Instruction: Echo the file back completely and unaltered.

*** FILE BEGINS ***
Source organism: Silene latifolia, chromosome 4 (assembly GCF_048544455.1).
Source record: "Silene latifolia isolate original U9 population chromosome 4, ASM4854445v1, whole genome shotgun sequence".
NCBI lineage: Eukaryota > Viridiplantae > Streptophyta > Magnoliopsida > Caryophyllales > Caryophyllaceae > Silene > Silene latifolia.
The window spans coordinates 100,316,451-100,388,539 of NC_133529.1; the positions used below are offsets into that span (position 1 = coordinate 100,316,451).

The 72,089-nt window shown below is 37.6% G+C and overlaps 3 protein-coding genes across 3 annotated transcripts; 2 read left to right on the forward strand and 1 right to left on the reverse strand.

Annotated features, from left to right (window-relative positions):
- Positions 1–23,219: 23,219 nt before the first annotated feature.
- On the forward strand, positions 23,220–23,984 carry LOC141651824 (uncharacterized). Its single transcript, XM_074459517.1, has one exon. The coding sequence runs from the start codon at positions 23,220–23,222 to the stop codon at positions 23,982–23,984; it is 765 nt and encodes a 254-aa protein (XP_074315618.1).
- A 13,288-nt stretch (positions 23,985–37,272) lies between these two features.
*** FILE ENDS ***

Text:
Source organism: Silene latifolia, chromosome 4 (assembly GCF_048544455.1).
Source record: "Silene latifolia isolate original U9 population chromosome 4, ASM4854445v1, whole genome shotgun sequence".
NCBI lineage: Eukaryota > Viridiplantae > Streptophyta > Magnoliopsida > Caryophyllales > Caryophyllaceae > Silene > Silene latifolia.
The window spans coordinates 100,316,451-100,388,539 of NC_133529.1; the positions used below are offsets into that span (position 1 = coordinate 100,316,451).

The 72,089-nt window shown below is 37.6% G+C and overlaps 3 protein-coding genes across 3 annotated transcripts; 2 read left to right on the forward strand and 1 right to left on the reverse strand.

Annotated features, from left to right (window-relative positions):
- Positions 1–23,219: 23,219 nt before the first annotated feature.
- On the forward strand, positions 23,220–23,984 carry LOC141651824 (uncharacterized). Its single transcript, XM_074459517.1, has one exon. The coding sequence runs from the start codon at positions 23,220–23,222 to the stop codon at positions 23,982–23,984; it is 765 nt and encodes a 254-aa protein (XP_074315618.1).
- A 13,288-nt stretch (positions 23,985–37,272) lies between these two features.